Duke Law teams fare well in international moot court competitions

April 22, 2010Duke Law News

For the third consecutive year, a Duke Law team has won the North American Regional Grand Final Round of the ELSA World Trade Organization (WTO) Moot Court Competition. A second team, competing in the Willem Vis Moot Arbitration Competition in Austria, won several rounds of competition before a narrow loss to Kings College London, the eventual winners of the tournament, in the round of 16.

ELSA WTO Moot Court Competition
First-year classmates Calvin Winder, Catherine Martinez, Lucy Chang, and Dayné Duff, who competed in the WTO competition in Ottawa, Canada, in March, also won a number of accolades for oral and written advocacy: They won team awards for the best complainant's written submission and the best overall written submission; Winder was named best orator in the grand final round and the third-best orator in the preliminary rounds; and Martinez received an honorable mention as the fourth-best orator in the preliminary rounds.

The team now advances to represent North America in the international round of the competition — the “final oral round” — in Santo Domingo, Dominican Republic on May 24 through 30.

“We're especially proud of this year's team,” said Michael Gilles JD/LLM ’10, one of the team coaches. “These first-year students have worked extremely hard to develop their expertise in an exceptionally complex area of law.”

This year’s competition case presents a dispute between two neighboring WTO member countries concerning legislation restricting certain intellectual property rights as well as transit in certain goods through the territory of one of the parties, Gilles explained. The complaining party alleges violations of both the Trade-Related Aspects of Intellectual Property Rights (TRIPS) and General Agreement on Tariffs and Trade (GATT) agreements, while the responding party refutes those allegations and asserts defenses under various exceptions to those agreements. “The case focuses heavily on international intellectual property law, including patent, trademark, and geographic indication rights,” he said. “It also implicates highly controversial and unsettled areas of WTO jurisprudence, including the role of preferential trade agreements, the scope of exceptions to the covered agreements, and the interaction between the TRIPS and GATT agreements in cases where their provisions may overlap.”

In Ottawa, the Duke Law team faced off against teams from the University of Ottawa, the University of Pennsylvania, and the American University Washington College of Law. In the grand final round they competed against the University of Ottawa, the top-ranked team after the preliminary rounds.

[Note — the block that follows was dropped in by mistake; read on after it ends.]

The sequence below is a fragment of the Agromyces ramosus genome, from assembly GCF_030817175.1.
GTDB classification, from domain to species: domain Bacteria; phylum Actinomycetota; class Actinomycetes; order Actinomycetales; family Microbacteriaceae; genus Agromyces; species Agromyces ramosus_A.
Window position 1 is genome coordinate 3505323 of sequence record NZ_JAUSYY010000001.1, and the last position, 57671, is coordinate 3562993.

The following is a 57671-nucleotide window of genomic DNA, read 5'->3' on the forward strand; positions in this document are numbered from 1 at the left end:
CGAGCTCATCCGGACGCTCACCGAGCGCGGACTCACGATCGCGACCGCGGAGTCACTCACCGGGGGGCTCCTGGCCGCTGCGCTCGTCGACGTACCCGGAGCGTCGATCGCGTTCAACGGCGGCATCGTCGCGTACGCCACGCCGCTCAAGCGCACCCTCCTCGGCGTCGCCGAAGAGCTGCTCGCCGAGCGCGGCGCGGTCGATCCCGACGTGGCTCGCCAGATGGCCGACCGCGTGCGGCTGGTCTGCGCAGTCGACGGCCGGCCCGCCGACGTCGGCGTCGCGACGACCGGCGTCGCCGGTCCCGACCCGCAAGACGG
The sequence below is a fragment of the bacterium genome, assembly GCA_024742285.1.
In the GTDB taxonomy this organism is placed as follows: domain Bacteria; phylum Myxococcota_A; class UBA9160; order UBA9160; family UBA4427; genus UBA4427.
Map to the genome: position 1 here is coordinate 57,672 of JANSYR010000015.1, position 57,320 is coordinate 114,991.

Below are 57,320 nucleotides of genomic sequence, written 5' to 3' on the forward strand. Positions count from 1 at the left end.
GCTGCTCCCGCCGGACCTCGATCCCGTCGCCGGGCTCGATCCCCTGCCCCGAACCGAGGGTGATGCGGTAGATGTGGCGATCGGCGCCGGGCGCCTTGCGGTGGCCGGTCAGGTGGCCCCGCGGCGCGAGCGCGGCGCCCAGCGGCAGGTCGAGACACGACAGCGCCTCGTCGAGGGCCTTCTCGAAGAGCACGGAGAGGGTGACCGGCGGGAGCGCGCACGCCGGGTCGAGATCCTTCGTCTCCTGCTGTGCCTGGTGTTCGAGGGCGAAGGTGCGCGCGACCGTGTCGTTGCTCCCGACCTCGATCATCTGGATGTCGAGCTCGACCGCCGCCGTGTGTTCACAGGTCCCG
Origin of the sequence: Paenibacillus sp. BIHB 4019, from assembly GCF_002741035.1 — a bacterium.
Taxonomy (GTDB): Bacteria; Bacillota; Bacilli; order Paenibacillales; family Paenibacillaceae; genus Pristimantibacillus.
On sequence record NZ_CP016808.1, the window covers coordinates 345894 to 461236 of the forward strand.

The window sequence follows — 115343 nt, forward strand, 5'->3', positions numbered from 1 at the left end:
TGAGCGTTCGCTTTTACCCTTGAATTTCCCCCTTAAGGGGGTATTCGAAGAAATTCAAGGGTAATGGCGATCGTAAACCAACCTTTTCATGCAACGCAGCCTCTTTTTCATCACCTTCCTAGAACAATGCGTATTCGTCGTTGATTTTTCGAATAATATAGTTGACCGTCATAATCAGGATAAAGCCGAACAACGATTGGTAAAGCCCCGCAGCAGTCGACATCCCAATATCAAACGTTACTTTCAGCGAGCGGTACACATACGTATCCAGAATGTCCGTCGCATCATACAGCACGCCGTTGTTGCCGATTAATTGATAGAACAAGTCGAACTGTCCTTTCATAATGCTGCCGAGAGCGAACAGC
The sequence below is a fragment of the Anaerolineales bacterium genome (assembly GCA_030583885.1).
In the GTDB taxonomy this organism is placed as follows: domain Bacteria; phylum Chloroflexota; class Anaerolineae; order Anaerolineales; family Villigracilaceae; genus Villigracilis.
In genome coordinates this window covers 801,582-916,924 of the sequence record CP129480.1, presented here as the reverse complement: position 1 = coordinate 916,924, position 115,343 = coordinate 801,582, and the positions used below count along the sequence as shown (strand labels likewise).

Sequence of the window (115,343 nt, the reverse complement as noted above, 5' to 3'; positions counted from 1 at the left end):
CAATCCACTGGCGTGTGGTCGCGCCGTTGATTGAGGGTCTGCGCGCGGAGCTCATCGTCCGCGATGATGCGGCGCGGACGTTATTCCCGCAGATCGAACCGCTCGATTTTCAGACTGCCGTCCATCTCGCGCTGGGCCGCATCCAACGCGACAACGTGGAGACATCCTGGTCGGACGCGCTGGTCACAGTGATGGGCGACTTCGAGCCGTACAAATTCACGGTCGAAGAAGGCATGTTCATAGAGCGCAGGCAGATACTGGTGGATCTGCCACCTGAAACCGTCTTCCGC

The team is coached by 3Ls who competed in previous years — Gilles, Greg Dixon, Amber Jordan, and Jonathan Skinner. Duke’s Center for International and Comparative Law supported the team’s participation in the North American Regional Round.

The ELSA Moot Court Competition, sponsored by the European Law Students Association, is a simulated hearing in the WTO dispute- settlement system. Competitor teams represent both the complainant and respondent parties to the case by presenting oral submissions in front of a panel.

Willem Vis Moot Arbitration Competition
Dixon ’10, Sheena Paul ’10, James Pearce JD/LLM ’11, and Tim Reibold ’10 participated in the 17th annual Willem Vis Moot Arbitration Competition, held in Vienna, Austria, March 26-April 1. Their team, finished with the second-highest ranking of the more than 50 American teams at the tournament. Additionally, Dixon and Pearce received individual awards: Dixon tied for runner-up best oralist and Peace earned an oralist honorable mention award. The team is coached by coached by Senior Lecturing Fellow Charles Holton ’73, a partner at Womble Carlyle Sandridge and Rice who teaches arbitration law and practice, and Assistant Dean for International Studies Jennifer Maher ’83.

The students tackled a complicated arbitration issue involving the delivery of water pumps from one country to a utility in another. The utility cancels the contract for delivery of the pumps after they are delivered weeks late owing to circumstances including the introduction of environmental regulations requiring that the pumps be refashioned, damaged locks in the Isthmus Canal, and a military coup. Students argued for the buyer and seller, focusing on specific contractual details, and the application of the United Nations Convention on Contracts for the International Sale of Goods.

“Competing at the Vis Moot Competition for the Duke team was an incredible experience — there were over 1,200 students in attendance, representing approximately 260 teams from all over the world,” said Paul, adding that she was impressed by her team’s performance in the school’s second appearance at the tournament.

“I look forward to seeing next year's team advance even further,” she said.

While in Vienna, the team enjoyed a dinner at a traditional restaurant, arranged by Viennese alumni in their honor. They were joined by students admitted to Duke Law’s LLM class of 2011, several of whom were in Vienna for the competition.
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Vis Moot team: (from left) Assistant Dean Jennifer Maher, Sheena Paul '10, Tim Reibold '10, Greg Dixon '10, James Pearce JD/LLM '11, and Prof. Charles Holton.